Sample of 2 mg is mixed with 40 mg of polystyrene film is taken and checked for the
spectroscopic KBr in the ratio 1:20 using a mortar accuracy and transmittance. The best spectrum for
and pestle. Before mixing, necessary amount of each site was considered as a representative
KBr powder is dried at 120 °C for six hours in an spectrum of the site. The typical FTIR spectrum is
oven. Otherwise the broad spectral peak due to free shown in Figure 2.
OH will seriously affect the interpretation on the
bound hydroxyls associated, with any of the 3. RESULTS AND DISCUSSION
minerals. The mineral sample was weighed in a Qualitative analyses are carried out to determine
microbalance and placed in a clean agate mortar the major and minor constituent minerals present in
along with the proper amount of dry KBr to prepare the samples from the band position or location of
sample pellet. A pellet of 1mm in thickness and 13 the peaks from the prominent FTIR absorption
mm in diameter is prepared. A small camel’s hair peaks. The minerals are identified with the
available literature. The positions of the observed
Indian Journal of Advances in Chemical Science 1 (2012) 40-46

absorption bands in wave number units are and is essential constituents of the most igneous
summarized in Table-1 together with minerals. rocks.

(i). Quartz From the table 1, the FTIR absorption peaks

Quartz is one of the commonest of all rock forming appearing at 405-410, 420-425, 425-430, 430-435,
minerals and also most important constituent of the 460-465, 465-470, 535-540, 580-585,585-590, 640-
earth’ crust. It is the second most abundant mineral 645, 645-650, 720-725,740-745, 765-770, 785-790,
in the earth’s crust. Chemically it is silicon dioxide, 990-995,1040-1045,1050-1055cm-1 was assigned to
Sio2. It occurs in crystals of the hexagonal shape feldspar mineral. The peak pertaining to the range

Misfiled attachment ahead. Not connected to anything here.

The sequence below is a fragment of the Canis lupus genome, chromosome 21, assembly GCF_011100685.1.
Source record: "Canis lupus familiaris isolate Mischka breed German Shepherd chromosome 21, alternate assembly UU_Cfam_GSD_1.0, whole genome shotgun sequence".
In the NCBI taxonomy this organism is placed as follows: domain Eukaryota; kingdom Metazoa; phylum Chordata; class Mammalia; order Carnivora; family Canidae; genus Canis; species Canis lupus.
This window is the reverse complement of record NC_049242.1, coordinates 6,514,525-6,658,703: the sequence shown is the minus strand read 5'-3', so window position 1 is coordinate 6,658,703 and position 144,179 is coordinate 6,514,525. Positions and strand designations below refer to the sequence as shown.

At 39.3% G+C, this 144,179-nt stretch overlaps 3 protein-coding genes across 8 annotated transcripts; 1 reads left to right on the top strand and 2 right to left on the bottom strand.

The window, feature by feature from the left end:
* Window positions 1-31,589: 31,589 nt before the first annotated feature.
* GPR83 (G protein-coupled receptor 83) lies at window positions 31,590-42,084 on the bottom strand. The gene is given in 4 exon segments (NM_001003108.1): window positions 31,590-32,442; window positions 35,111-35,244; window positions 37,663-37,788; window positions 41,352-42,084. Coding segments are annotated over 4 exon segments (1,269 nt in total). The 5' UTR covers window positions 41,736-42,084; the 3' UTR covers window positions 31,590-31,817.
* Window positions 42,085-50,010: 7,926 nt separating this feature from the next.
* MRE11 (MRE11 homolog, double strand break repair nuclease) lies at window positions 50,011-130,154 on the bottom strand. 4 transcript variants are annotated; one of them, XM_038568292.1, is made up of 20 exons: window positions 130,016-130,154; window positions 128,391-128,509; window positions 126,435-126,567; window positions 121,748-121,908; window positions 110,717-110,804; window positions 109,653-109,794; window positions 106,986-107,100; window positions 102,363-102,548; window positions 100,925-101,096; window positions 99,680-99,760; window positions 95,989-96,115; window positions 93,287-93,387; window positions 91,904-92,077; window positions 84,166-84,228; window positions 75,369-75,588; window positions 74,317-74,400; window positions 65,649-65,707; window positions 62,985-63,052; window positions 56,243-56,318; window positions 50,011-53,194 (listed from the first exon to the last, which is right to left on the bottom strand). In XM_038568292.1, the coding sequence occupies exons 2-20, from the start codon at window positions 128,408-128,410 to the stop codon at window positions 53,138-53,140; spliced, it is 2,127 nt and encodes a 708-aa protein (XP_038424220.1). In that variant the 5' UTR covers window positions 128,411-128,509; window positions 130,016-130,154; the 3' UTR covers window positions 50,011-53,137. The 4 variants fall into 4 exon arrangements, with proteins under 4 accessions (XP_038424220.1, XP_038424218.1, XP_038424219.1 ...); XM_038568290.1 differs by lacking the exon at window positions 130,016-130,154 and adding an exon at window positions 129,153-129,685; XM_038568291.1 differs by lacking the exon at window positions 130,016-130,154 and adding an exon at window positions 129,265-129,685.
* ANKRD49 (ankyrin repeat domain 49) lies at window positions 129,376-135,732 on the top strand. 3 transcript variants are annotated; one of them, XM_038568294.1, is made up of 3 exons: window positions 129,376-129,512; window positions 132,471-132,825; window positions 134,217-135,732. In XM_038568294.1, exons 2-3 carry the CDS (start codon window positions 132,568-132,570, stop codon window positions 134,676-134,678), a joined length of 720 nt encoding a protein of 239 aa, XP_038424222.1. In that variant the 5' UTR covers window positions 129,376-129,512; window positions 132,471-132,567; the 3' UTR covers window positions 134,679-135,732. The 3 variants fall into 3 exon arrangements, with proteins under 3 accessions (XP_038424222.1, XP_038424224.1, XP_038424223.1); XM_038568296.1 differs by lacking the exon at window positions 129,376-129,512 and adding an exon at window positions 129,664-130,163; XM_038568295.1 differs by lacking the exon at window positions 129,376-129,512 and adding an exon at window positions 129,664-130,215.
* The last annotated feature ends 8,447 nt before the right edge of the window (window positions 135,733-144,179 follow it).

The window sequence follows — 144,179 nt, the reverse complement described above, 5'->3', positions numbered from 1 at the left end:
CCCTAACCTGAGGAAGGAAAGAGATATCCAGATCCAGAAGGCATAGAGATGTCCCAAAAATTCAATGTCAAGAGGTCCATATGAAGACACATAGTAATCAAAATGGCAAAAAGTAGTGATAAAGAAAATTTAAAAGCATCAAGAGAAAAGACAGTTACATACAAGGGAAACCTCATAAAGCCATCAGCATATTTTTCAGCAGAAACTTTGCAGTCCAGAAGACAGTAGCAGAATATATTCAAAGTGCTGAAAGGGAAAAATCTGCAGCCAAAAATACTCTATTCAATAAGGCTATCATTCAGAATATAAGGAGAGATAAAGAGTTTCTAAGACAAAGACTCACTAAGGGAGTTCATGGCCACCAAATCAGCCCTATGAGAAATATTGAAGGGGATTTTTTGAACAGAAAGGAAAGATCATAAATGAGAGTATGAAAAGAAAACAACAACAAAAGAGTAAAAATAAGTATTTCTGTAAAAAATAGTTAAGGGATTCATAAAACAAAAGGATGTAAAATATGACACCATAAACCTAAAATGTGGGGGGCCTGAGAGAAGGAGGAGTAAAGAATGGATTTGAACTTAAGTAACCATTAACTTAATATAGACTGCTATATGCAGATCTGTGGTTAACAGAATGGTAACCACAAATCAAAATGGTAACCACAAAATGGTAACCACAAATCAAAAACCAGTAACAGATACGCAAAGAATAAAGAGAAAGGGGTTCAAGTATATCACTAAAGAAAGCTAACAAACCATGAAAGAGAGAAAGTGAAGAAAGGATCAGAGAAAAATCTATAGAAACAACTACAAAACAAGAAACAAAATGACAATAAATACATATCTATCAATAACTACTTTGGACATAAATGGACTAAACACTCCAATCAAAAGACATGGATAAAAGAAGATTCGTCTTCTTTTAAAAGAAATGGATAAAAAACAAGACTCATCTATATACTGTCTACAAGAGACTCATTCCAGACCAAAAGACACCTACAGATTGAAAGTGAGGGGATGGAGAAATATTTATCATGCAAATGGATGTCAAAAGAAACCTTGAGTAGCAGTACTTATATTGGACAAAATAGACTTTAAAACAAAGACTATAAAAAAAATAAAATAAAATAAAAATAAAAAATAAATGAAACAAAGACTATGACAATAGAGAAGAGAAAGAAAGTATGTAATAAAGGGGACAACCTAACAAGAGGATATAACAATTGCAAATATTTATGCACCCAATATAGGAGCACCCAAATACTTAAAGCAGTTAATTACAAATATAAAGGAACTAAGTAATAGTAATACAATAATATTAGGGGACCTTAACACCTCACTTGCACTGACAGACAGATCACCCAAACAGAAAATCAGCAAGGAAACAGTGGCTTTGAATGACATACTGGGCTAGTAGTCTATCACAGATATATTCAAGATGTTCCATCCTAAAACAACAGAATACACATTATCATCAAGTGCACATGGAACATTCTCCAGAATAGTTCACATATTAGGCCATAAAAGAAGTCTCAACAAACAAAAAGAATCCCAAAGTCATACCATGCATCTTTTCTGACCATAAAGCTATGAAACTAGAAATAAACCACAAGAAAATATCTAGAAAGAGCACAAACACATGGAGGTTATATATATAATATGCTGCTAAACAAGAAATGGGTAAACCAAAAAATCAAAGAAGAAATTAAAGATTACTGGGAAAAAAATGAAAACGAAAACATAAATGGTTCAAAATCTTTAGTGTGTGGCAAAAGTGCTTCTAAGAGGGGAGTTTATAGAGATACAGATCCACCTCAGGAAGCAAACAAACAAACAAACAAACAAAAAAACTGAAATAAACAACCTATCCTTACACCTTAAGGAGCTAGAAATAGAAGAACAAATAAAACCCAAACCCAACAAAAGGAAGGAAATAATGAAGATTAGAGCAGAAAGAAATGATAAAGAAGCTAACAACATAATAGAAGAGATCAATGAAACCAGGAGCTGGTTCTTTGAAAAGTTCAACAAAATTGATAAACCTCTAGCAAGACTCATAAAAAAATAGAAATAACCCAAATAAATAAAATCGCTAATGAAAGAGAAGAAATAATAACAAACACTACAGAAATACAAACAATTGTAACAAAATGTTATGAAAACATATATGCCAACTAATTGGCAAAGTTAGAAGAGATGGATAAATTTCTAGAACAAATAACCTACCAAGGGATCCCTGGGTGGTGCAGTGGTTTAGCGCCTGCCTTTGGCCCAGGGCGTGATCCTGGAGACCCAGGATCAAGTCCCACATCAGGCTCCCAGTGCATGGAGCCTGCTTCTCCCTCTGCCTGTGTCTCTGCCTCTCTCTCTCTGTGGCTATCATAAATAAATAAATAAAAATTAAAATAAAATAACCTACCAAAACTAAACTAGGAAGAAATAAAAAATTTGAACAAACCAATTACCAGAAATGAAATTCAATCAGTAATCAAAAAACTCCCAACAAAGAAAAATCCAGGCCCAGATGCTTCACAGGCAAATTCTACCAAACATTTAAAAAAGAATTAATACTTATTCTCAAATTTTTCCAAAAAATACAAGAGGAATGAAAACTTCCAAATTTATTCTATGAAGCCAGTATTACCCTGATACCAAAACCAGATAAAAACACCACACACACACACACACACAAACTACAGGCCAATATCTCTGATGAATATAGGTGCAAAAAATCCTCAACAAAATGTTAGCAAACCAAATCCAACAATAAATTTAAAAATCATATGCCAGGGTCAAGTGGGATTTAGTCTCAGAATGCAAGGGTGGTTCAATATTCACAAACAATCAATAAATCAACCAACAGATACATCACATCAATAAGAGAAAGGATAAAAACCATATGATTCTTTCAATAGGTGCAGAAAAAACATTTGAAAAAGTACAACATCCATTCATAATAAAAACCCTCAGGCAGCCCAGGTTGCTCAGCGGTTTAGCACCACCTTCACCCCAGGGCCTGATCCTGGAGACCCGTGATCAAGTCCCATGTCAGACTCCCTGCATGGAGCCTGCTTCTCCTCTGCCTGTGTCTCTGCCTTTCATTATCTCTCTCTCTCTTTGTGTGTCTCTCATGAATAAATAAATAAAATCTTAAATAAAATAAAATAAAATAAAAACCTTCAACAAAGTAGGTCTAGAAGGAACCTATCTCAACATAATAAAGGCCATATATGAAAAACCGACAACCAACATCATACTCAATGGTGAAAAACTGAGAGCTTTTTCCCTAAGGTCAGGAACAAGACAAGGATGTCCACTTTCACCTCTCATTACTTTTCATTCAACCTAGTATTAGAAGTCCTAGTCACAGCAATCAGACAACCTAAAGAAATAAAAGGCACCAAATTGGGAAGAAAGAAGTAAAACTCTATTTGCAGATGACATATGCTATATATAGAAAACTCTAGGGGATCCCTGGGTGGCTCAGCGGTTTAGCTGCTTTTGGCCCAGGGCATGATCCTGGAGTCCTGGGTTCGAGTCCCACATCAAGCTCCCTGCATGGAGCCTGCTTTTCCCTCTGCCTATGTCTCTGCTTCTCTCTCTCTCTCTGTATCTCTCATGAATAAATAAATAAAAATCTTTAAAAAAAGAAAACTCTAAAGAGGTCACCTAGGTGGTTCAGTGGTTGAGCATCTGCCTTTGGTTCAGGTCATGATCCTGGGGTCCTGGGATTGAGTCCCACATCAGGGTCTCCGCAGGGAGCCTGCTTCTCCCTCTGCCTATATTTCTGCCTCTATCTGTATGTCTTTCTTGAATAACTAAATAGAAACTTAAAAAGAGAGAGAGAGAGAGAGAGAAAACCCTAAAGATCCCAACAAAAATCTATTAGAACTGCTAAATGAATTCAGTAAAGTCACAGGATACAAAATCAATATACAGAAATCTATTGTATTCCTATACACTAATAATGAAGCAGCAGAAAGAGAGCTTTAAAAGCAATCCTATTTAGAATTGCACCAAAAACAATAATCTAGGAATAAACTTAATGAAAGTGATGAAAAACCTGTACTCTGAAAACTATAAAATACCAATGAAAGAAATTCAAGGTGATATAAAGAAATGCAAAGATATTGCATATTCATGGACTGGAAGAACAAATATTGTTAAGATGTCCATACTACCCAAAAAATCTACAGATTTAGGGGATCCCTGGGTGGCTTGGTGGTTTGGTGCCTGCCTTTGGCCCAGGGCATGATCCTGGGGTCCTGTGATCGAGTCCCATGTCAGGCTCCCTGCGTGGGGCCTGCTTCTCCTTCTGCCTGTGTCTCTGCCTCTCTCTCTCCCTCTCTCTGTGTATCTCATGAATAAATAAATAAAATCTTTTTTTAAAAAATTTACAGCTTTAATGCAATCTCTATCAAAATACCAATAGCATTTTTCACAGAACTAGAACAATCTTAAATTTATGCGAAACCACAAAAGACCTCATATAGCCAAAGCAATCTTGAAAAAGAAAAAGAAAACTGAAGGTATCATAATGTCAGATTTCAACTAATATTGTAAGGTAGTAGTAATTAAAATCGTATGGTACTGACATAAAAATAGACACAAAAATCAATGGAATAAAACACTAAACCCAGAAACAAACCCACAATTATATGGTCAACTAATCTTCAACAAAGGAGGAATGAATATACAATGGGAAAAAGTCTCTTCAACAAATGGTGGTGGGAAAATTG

commonly having the form of a six- sided prism 535cm-1is due to Si-O The feldspar group of
terminating in a six-sided pyramid; the crystals are minerals was analyzed by FTIR. technique and
often distorted and twins are common. Quartz is a reported by many workers [1- 3, 6, 11, 14, 16-23].
common constituent of granite, sandstone, The different types of feldspar minerals are given
limestone and many other igneous, sedimentary below.
and metamorphic rocks. (a) Microcline
The peaks at 425-430, 460-465, 535-540,585-
The FTIR absorption peaks of quartz were reported 590,640-645,740-745,&1050-1055cm-1 indicate the
by many workers [1-17]. It could be observed from presence of microcline.
the Table-1, the FTIR. absorption bands appearing (b) Orthoclase
at 455-460, 515-520, 695-700, 775-780, 795-800, Orthoclase was observed in the samples by the
1080-1085, 1615-1620, & 1870-1875 cm-1 may presence of peaks at 430-435, 465-470,535-
suggested the presence of quartz in the samples. 540,580-585,645-650,765-770 & 1040-1045cm-1.
The bending vibration at 700cm-1, symmetrical (c) Albite
stretching vibration at 775cm-1 and symmetrical The peaks at 405-410,420-425, 720-725, 785-
stretching vibration 800cm-1 are assigned. The 790,&990-995 cm-1are observed for albite.
pattern of absorption in quartz can be explained by
ascribing the 455cm-1 region (Si-O asymmetrical (iii) Clay minerals
bending vibrations), the bands in the region 695 The presence of kaolinite, illite and montmorlinte